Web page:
I developed the project ACTIONS AGAINST BORDERS #1 BREAKING POINT for the first time in Italy in the city of Treviso in January 2019. The project was selected by B#side War Project – International Art Festival on War’s Legacies for the year 2018/2019.The practice of walking, interviewing and recording took place over 3 days in different parts of the city.
Treviso is an ancient city where many civilisations, as the celtics and the romans, crossed each other's paths. After a long period under Austrian domination, the city became officially part of the newly born italian territory in 1886. During World War I and World War II the cities of Treviso and Trieste were representing the first defensive border of Italy, hence both directly involved in the conflicts. The city suffered several bombings especially during World War II forcing the local population to migrate both to other parts of the region and to other countries.
The city walls surrounding the old city center were built during the 14th Century. During WWII, one of several Italian concentration camps was established for Slovene and Croatian civilians from the Province of Ljubljana in Monigo, near Treviso.
Housed inside a compound of shacks, the camp went into operation in July 1942. The prisoners were divided in two distinctive groups: the “repressivi” (to monitor) and “protettivi” (to protect) all the slavic prisoners who feared retaliation coming from the partisans.
In November 1942, there were 3,122 prisoners in Monigo: 1058 men, 1085 women and 466 children including 42 infants. With the arrival of winter, food supplies dwindles and disease decimated the weakest.
The camp ceased to exist in September 1943, although a few dozen of prisoners remained hosted in the facility. However, after the end of the war, from May to August 1945, Monigo's camp was reactivated as a refugee camp controlled by the Allied Military Government.
The historical memory of the concentration camp remained a secret until 1970, when a delegation from the Slovenian government came to Treviso to commemorate fellow citizens at the Municipal Cemetery of the city. Still nowadays many people are not aware of what really happened behind those walls.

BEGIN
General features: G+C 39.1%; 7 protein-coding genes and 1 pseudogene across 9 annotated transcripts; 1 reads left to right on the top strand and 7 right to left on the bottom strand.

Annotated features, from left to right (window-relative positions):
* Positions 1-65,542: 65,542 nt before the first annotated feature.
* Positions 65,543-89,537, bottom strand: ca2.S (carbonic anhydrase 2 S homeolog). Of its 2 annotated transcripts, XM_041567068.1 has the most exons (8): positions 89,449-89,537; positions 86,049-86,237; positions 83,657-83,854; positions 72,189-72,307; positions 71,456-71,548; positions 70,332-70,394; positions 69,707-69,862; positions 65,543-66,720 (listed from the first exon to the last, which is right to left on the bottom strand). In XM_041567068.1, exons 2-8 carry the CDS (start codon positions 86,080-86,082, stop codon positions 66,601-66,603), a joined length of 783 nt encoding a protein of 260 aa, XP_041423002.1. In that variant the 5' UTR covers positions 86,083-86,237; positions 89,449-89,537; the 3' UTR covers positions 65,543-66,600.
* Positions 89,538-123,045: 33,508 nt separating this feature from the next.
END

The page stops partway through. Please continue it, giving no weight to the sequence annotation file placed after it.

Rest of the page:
During my visit to the city I've had the opportunity to develop my research, to interview people with different background and to understand how regularisation and integration of migrants works in the City of Treviso and consequentially in the surrounding territories. I've had the great chance to visit Arte Migrante Treviso, a non-party and a non-denominational group.
It organizes weekly meetings that are open to everybody , aiming at promoting inclusion through art, creating connections between groups and associations providing concrete support to migrants.. It welcomes students, migrants, workers, unemployed, young people and elders.
On the other hand I've also met few asylum seekers and migrants living a more difficult situation on the streets. The strong presence of veiled racism is preventing these people from finding a house and a regular job.
What comes out from the research is a recollection of migrations experiences, divisions and separation. The opinions of the interviewees are conflicting but revealing how today’s power dynamics do not differentiate from our past history of deportation, imprisonment and abandonment. The present social situation shows that "to the old right to kill or to let live was substituted by the power to make someone live or refuse him/her on the death"(Michel Foucault, La Volonté de savoir , 1978).
Aiming to identify the “breaking point” between good and bad, I approached a new modus operandi of awareness and truth of facts, instead of listening to institutionalised talks or media.
Treviso reveals its deep and historical connections with borders. The main subject of this part of the research is connected to the past and the present memory of borders reconstructed by the several locations I’ve visited: Old City Center, Arte Migrante Treviso, Monigo's Concentration Camp, Station's Square and ISTRESCO Istituto per la Storia della Resistenza e della Società Contemporanea della Marca Trevigiana.
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ph Otto Karl Kamal